• Don’t Judge. Sure sure, haters going to hate, but you don’t have to be one of them.  The WHR shows that freedom to make life choices is a really big deal for happiness and that includes the freedom legally but also socially. This means if you don’t feel like you can do what you want to do (even if it’s legal but socially unacceptable) then your happiness is impacted. Likewise if you’re adding to someone else’s feeling of not-being-able-to-do then you’re making them less happy (and yourself as well).  At the end of the day every human on this planet is doing the best they can with what they have so being a little easier on them would help all around.
  • Fix What You Can, Drop Everything Else. Someone else said this better than I will ever be able to, so whether you’re a religious person or not, I’m guessing you can grok this:

God grant me the serenity to accept the things I cannot change, courage to change the things I can, and  wisdom to know the difference.

– Reinhold Niebuhr

  • Give Away. Generosity is a simple step to happiness that you have complete and utter control over. You can choose at any moment to give something to someone, to be generous with kindness, with your smile, with laughter, with love.  And it makes YOU happy. You feel good when you help others feel good plain and simple.
  • Practice Pronoia.  I *love* the whole concept of pronoia as visioned by Rob Brezsny. Pronoia is the opposite of paranoia and involves the deep seated belief that the Universe is conspiring to shower you with blessings.  Sure, you could expect the worst, but this is far happier. It is just as likely that the Universe is sneaking up on you to make all your dreams come true as it is that it’s out to get you so might as well engage in some constructive fantasy of the former, rather than the latter (I wrote a  whole post on this too).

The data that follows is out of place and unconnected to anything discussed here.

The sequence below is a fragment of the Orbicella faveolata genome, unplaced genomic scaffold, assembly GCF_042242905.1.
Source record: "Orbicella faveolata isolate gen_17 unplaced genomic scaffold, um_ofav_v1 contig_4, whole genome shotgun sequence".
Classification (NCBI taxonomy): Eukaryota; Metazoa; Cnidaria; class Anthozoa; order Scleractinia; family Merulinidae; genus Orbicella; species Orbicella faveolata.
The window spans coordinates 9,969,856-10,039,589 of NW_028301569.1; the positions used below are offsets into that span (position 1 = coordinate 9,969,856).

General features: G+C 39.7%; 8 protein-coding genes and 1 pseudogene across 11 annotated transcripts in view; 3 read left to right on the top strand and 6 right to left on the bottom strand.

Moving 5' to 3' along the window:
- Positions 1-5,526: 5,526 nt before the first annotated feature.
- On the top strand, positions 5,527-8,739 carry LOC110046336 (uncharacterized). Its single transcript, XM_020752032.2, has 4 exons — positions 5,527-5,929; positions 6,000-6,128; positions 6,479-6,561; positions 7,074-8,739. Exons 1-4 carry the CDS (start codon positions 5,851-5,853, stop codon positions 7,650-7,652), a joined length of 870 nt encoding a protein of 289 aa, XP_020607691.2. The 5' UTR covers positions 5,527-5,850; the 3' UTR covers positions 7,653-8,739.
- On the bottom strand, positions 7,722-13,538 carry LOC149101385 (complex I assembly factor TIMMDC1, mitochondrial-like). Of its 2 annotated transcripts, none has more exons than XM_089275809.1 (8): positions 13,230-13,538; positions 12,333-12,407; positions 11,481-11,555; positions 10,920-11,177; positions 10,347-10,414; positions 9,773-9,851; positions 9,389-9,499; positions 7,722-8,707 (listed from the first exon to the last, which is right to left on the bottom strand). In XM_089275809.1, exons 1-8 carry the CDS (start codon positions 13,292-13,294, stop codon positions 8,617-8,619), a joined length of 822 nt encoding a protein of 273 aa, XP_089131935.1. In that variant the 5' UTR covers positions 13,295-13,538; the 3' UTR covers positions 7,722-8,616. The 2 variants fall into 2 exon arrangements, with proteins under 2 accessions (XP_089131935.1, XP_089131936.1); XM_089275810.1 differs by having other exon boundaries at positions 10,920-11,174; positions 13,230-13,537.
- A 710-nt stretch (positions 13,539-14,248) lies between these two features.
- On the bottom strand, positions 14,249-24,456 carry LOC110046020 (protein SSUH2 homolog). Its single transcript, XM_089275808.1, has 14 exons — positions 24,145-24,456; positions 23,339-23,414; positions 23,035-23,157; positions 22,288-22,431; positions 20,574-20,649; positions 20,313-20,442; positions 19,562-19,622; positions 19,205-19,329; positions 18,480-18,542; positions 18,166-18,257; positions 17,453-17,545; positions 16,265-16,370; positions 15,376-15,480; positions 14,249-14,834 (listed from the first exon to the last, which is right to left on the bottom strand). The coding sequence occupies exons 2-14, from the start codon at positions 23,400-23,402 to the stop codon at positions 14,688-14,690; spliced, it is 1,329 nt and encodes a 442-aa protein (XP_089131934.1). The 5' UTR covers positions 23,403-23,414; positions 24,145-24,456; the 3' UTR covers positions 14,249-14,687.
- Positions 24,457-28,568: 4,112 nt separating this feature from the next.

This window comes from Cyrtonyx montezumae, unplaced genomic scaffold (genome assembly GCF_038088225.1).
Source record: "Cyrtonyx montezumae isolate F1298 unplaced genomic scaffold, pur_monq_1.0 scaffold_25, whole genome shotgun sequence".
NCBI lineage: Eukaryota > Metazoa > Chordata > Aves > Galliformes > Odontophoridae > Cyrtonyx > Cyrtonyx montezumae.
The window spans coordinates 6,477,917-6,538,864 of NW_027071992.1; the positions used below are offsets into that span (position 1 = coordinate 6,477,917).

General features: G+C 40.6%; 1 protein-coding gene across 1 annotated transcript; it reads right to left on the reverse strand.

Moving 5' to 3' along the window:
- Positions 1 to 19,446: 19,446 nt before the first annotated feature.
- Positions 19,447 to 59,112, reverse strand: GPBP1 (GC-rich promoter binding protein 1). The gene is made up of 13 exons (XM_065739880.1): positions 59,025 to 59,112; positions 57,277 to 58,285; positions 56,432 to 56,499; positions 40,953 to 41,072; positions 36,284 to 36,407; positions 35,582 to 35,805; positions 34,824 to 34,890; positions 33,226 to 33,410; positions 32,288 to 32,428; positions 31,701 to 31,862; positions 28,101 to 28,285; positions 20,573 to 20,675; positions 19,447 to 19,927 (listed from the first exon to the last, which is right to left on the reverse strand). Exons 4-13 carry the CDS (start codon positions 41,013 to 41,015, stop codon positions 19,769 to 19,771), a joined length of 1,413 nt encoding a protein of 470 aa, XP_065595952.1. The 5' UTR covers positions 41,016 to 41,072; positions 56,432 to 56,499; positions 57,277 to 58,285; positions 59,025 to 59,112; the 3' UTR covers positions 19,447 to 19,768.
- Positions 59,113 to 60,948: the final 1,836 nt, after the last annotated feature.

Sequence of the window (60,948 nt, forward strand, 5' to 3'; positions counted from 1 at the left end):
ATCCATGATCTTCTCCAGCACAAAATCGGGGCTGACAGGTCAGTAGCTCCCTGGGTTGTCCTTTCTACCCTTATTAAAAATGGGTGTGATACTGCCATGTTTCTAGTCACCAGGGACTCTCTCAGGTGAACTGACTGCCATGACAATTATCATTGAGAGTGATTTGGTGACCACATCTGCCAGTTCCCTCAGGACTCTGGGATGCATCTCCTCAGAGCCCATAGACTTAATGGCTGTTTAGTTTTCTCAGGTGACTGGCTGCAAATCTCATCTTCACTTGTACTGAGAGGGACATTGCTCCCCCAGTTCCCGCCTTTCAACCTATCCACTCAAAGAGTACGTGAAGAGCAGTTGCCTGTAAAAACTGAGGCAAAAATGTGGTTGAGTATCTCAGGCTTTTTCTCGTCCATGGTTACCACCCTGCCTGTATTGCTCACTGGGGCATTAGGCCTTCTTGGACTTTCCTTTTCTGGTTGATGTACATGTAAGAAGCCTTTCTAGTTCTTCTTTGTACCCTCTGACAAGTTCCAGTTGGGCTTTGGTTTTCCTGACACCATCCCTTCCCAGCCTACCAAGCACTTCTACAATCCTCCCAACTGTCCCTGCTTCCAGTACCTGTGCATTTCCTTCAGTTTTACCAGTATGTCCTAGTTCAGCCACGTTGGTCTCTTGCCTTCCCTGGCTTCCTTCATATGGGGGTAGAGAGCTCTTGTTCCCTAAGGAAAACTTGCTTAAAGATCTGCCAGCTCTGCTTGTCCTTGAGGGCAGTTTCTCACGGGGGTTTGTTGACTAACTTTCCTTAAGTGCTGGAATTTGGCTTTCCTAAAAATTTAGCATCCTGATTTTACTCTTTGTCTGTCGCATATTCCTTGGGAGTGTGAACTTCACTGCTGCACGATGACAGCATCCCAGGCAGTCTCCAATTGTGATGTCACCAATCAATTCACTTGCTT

• Learn Optimism. There’s a whole body of research that suggests joy is a talent that you can practice, cultivate and increase just like any other talent.  Let’s do that and start feeling good about feeling good. In fact, there’s a whole book on it.

2 thoughts on “Feeling Good about Feeling Good: Part 2 – Ignoring Cultural Negativity

  1. Margaret Parker

    Thanks Dr.Amy!!!!
    This is something that I needed so much right now on so many levels. You have an amazing way of making complex things so simple to understand!
    I’m going to share this with everyone!!
    Blessings and hugs.💜

    1. amyneuzil Post author

      Hi Margaret!
      So happy it was the right thing at the right time – sometimes that happens. Hugs back!!